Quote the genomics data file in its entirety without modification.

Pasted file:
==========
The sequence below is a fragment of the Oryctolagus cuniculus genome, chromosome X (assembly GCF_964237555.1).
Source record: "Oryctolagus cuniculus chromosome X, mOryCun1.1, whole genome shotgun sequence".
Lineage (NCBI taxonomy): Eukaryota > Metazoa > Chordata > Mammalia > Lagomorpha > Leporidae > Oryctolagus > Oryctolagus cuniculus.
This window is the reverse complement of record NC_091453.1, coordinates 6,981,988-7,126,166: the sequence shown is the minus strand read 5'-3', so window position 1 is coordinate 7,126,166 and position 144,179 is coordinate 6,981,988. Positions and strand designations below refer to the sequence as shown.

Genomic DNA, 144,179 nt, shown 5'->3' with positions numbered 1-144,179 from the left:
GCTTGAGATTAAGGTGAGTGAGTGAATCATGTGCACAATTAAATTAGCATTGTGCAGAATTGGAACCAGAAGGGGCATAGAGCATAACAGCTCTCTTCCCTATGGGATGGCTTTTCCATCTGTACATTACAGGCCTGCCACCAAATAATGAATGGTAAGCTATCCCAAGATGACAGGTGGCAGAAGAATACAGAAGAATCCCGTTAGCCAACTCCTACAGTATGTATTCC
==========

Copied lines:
The sequence below is a fragment of the Oryctolagus cuniculus genome, chromosome X (assembly GCF_964237555.1).
Source record: "Oryctolagus cuniculus chromosome X, mOryCun1.1, whole genome shotgun sequence".
Lineage (NCBI taxonomy): Eukaryota > Metazoa > Chordata > Mammalia > Lagomorpha > Leporidae > Oryctolagus > Oryctolagus cuniculus.
This window is the reverse complement of record NC_091453.1, coordinates 6,981,988-7,126,166: the sequence shown is the minus strand read 5'-3', so window position 1 is coordinate 7,126,166 and position 144,179 is coordinate 6,981,988. Positions and strand designations below refer to the sequence as shown.

Genomic DNA, 144,179 nt, shown 5'->3' with positions numbered 1-144,179 from the left:
GCTTGAGATTAAGGTGAGTGAGTGAATCATGTGCACAATTAAATTAGCATTGTGCAGAATTGGAACCAGAAGGGGCATAGAGCATAACAGCTCTCTTCCCTATGGGATGGCTTTTCCATCTGTACATTACAGGCCTGCCACCAAATAATGAATGGTAAGCTATCCCAAGATGACAGGTGGCAGAAGAATACAGAAGAATCCCGTTAGCCAACTCCTACAGTATGTATTCC